Egyptian pilgrims ‘safe and sound’: health ministry official
Muslim pilgrims walk near a construction crane which crashed in the Grand Mosque in the Muslim holy city of Mecca, Saudi Arabia September 12, 2015. At least 107 people were killed when the crane toppled over at Mecca's Grand Mosque on Friday, Saudi Arabia's Civil Defence authority said, less than two weeks before Islam's annual haj pilgrimage. REUTERS/Mohamed Al Hwaity

CAIRO: A total 10,270 Egyptian pilgrims have converged on the makeshift medical clinics set up in Saudi Arabia as of Saturday night; head of Health Ministry Hajj mission Dr. Hisham Atta was quoted by Youm7 Sunday.

“A total of 8,970 Egyptian pilgrims had converged on the clinics at Mecca, 776 on clinics at Madina and 524 at Jeddah,” Atta said.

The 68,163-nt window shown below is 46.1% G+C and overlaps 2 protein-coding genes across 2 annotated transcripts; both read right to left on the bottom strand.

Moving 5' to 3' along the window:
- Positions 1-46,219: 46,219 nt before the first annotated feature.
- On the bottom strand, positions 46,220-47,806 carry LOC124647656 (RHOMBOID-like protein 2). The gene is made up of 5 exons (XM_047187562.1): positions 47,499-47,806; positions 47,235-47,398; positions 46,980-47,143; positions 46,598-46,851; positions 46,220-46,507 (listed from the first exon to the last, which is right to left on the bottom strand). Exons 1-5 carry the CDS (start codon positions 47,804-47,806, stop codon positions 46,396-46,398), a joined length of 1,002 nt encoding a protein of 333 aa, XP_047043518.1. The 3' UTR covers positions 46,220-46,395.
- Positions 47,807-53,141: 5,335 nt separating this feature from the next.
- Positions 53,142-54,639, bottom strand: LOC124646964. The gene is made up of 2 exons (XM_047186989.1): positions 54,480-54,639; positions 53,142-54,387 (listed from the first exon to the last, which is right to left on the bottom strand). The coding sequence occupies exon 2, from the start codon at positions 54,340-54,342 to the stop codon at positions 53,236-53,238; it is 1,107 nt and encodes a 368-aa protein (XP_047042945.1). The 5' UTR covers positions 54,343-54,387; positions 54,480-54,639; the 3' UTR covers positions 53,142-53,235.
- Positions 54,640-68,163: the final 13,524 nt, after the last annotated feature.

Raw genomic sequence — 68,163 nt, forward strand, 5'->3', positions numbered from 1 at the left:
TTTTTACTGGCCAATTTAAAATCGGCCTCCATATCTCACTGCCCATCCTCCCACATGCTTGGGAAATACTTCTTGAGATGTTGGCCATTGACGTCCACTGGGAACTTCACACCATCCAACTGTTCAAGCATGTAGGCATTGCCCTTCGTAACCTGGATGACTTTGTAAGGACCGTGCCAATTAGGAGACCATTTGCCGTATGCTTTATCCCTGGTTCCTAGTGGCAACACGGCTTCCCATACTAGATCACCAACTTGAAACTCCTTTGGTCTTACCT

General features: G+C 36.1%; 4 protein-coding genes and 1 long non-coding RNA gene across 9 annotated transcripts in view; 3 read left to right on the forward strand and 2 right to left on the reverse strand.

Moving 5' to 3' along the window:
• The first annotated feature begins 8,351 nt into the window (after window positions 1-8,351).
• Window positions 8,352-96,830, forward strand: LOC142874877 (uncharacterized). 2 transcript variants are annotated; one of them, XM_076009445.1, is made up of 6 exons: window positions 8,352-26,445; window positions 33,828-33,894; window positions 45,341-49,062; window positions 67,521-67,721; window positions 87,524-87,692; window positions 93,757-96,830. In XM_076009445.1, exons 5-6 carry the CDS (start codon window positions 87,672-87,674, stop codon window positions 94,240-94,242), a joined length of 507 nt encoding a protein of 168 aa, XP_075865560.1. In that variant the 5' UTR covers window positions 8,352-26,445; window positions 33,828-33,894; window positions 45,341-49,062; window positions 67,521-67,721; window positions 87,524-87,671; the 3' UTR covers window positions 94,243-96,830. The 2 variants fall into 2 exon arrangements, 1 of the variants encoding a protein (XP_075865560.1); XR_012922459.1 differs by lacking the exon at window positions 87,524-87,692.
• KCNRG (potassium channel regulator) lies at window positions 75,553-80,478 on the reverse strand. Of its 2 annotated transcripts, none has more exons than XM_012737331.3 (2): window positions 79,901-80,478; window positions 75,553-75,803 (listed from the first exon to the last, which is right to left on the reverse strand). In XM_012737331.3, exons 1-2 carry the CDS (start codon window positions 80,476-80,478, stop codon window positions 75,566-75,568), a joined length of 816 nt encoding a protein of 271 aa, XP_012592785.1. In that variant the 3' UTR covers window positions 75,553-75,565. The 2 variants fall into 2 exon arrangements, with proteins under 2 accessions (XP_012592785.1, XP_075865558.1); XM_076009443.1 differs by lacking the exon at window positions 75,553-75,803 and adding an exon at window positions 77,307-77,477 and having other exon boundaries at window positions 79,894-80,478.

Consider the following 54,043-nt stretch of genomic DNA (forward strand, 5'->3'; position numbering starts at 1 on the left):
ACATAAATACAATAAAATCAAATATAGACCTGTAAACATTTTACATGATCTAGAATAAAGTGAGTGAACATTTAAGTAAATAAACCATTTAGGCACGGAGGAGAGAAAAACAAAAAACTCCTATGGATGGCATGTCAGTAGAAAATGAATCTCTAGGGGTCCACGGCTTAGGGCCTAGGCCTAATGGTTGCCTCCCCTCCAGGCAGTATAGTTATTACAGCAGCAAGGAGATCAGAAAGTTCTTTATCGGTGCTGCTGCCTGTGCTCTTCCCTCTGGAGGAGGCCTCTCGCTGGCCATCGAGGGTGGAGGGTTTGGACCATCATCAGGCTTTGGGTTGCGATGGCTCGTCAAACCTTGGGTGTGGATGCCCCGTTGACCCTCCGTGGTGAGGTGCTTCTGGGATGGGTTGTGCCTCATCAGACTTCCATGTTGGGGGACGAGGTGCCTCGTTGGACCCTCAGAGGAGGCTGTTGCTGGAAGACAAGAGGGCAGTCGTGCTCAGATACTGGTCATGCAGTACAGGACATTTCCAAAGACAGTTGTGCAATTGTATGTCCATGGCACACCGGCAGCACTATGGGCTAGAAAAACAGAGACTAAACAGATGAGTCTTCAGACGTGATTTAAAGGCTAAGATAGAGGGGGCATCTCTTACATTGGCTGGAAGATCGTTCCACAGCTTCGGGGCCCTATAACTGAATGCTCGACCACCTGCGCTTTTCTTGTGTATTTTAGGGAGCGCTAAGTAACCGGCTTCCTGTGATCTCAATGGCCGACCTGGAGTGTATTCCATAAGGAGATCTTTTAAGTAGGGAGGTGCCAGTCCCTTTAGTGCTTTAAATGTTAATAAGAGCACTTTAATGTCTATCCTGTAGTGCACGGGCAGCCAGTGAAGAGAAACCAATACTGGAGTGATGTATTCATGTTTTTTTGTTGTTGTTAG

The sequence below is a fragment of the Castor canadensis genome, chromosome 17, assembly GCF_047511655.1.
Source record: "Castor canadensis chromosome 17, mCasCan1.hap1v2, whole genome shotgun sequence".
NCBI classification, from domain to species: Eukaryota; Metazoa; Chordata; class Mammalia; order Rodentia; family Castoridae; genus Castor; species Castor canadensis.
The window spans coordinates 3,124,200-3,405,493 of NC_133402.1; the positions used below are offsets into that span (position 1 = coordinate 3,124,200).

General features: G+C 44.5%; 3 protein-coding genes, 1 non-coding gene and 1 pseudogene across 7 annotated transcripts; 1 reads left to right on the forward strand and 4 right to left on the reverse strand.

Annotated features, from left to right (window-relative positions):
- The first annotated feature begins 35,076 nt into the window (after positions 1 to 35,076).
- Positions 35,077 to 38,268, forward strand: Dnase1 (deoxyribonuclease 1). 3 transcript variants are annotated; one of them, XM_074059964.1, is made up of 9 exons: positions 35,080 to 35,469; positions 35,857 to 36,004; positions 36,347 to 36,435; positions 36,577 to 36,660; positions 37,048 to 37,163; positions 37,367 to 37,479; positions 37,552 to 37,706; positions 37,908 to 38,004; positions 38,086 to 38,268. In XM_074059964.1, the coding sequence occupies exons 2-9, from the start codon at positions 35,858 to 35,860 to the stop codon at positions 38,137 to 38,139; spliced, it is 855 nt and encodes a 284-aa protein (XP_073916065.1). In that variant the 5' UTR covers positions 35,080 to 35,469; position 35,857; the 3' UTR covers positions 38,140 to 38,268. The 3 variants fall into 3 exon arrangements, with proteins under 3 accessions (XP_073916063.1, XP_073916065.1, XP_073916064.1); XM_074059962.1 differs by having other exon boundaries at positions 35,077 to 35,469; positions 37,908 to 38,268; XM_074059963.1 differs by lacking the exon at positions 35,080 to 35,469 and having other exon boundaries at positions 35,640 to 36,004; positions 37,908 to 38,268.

He confirmed all Egyptian pilgrims currently in Saudi Arabia are in “good health and they do not suffer from any epidemics or serious diseases.”

Eleven Egyptian pilgrims, out of 31 who were admitted to Saudi hospitals, have been released while the rest are still under medical examination, Atta said, adding that four Egyptian pilgrims have died of “circulatory collapse.”

The Egyptian Health Ministry has established 35 makeshift medical clinics in Saudi Arabia to provide healthcare services for Egyptian pilgrims during the Hajj season expected to start Sept. 22.

“The medical clinics, located in Mecca, Jeddah and Medina, comprise 350 doctors and nurses tasked with making good preparations for the reception-arrangements of the Egyptian pilgrims and providing excellent services to enable them perform Hajj rituals in ease and comfort,” Atta said.

At least 107 pilgrims were killed Friday after a crane collapsed onto one of Islam’s holiest shrines in Mecca.

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